We conducted a developmental genetic investigation into the etiology of obesity in a prospective birth cohort study with 4 decades of follow-up. We measured polygenic risk for obesity using a multilocus GRS derived from GWASs of obesity-related phenotypes. Our analyses revealed that polygenic risk for obesity was partly mediated by rapid growth in the early childhood years after birth. This finding supported our hypothesis that developmental phenotypes were critical in linking a genetic predisposition to adult obesity. Furthermore, risk for obesity measured by the genetic risk score was independent of risk information available in parental BMI.
These findings have implications for clinical practice and for developmental and epidemiologic research. First, the results suggest promise for using genetic information in obesity risk assessments. Parental BMI has been proposed as a screening measure to target obesity prevention in children on the basis of effect-size correlations only slightly larger than those we report for our GRS.32
New developments in genome science, including next-generation sequencing, may uncover new variants that further improve the performance of SNP-based risk assessments.33–35
Moreover, the GRS contained information about children’s future obesity risk that could not be derived from measurements of parents, suggesting that positive family history may not always be an appropriate prerequisite for genetic testing. Second, our findings illustrate how polygenic influences on development can be investigated using the GRS. Prospective cohort studies containing repeated measures are necessary to elucidate developmental processes leading to complex diseases.36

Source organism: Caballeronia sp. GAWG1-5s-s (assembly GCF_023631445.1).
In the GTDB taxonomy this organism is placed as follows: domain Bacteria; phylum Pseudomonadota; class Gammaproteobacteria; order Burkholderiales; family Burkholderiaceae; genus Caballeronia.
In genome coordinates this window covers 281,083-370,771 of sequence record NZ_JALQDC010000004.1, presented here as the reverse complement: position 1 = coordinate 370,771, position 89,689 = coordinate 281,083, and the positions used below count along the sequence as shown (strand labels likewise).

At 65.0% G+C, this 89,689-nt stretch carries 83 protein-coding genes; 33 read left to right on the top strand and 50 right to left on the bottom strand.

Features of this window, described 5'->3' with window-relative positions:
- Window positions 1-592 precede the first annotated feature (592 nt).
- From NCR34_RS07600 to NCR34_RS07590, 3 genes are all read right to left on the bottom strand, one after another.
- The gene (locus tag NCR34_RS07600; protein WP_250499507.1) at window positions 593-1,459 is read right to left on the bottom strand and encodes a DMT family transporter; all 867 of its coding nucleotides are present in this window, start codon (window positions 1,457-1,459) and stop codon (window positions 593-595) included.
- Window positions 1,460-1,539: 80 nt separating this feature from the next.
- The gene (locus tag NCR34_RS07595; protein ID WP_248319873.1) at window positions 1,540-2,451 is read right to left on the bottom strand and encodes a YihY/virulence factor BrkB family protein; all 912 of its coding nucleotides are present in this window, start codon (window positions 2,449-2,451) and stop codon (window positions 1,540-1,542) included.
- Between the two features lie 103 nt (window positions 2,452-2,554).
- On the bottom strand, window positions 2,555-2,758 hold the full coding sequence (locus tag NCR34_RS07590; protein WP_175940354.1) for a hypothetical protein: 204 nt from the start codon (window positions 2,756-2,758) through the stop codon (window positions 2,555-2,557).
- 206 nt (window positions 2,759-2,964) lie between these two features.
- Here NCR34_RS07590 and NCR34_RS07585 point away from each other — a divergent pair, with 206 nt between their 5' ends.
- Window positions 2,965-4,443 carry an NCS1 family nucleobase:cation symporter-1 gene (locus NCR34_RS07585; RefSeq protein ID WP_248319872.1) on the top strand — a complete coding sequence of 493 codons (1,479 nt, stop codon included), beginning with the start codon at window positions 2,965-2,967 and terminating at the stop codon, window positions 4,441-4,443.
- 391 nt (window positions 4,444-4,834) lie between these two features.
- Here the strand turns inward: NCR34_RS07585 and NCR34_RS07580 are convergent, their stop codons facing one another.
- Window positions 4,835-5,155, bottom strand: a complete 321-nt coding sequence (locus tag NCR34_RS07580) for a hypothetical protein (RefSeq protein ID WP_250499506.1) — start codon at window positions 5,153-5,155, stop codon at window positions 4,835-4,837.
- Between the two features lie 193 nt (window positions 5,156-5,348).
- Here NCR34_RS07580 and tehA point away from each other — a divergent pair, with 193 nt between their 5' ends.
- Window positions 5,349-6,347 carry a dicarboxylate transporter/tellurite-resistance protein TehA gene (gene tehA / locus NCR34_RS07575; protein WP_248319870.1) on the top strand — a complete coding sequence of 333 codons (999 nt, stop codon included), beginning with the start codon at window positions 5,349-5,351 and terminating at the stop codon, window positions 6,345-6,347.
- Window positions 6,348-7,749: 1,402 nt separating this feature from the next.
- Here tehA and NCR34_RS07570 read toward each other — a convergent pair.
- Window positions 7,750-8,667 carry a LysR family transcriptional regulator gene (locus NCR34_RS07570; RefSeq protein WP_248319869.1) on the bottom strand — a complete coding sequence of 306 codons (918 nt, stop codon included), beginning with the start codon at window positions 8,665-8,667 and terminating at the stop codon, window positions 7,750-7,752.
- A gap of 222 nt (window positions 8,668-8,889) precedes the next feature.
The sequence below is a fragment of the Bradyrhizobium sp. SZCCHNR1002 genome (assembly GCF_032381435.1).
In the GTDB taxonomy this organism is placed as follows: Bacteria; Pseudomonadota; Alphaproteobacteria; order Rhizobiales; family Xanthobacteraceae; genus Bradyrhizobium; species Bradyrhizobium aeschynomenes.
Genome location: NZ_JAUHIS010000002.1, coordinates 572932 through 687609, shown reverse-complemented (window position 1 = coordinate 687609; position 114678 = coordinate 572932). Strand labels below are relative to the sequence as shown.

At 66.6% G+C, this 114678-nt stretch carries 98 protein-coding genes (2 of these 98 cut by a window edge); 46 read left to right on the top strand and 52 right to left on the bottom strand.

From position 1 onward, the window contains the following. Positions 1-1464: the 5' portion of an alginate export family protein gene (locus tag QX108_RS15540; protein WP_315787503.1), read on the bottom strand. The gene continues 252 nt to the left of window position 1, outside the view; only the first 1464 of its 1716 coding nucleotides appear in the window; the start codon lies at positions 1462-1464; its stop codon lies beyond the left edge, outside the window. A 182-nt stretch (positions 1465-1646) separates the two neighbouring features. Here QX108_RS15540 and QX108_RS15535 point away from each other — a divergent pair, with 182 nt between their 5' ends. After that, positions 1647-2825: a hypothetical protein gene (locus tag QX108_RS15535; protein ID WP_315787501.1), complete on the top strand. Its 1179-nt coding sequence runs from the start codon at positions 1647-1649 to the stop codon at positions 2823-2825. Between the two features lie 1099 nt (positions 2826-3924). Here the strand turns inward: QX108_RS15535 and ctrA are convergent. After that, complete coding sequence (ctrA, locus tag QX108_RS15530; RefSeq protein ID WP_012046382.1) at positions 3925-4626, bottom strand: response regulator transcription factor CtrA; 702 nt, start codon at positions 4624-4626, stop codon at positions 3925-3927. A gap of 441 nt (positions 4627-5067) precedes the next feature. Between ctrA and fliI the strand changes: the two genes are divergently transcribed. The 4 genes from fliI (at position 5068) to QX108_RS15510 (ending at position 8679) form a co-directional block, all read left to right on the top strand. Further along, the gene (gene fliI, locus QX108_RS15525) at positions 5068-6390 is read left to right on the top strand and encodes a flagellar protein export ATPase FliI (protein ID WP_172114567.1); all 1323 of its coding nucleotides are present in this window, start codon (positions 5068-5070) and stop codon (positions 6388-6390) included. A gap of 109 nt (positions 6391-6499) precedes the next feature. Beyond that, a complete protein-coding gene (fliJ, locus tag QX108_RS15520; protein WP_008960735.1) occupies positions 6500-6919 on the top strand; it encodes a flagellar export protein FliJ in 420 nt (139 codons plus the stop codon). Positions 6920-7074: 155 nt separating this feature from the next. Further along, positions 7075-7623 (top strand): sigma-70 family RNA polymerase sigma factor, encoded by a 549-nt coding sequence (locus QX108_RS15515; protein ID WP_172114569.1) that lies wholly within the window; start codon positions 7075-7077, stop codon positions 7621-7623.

However, to date, small single-locus effect sizes have made it challenging to incorporate genetic information into ongoing cohort studies. To address the challenge of small effects, we used a multilocus profile. The resulting GRS enables measurement of a larger, genome-wide effect size and reduces the number of hypothesis tests to 1, making follow-up of GWAS findings tractable in cohort studies that are needed to study development. Third, the longitudinal results illustrate that investigations of obesity as an outcome to developmental processes can inform public health initiatives and research priorities by identifying specific phases in development when genetic risk becomes manifest and thus might be amenable to intervention. Childhood growth in general—and, in particular, growth during the period between birth and the adiposity rebound—should be a focus for future research to understand genetic contributions to the development of obesity.
We acknowledge 3 limitations. First, we derived our GRS from GWASs of Europeans and conducted our study in individuals of European descent; these results may not generalize to other populations.37
Second, our family histories included only parents. More complete family histories might have greater overlap with the GRS. Third, we were unable to characterize growth trajectories during the earliest stages of life; regular follow-up of the cohort did not begin until 3 years of age. However, results from our analyses of birth weight and of weight gain from birth though 3 years of age were consistent with previous genetic investigations of this interval that did include repeated measurements.5,6,38,39
Moreover, we were able to capture growth from 3 years of age and onward with a high degree of resolution; our study included 12 measurements taken during the subsequent 35 years. In addition to repeated measures of height and weight, our study included more direct measures of adiposity, including childhood measurements of skinfold thicknesses and adult measurements of waist circumference and fat mass, all of which were associated with our GRS in parallel to BMI. Thus, the results present compelling evidence that SNPs identified in GWASs of adult BMI and other obesity-related phenotypes predispose to more rapid growth in childhood, leading to increased risk for obesity in adulthood, and provide information not forthcoming from a simple analysis of family history.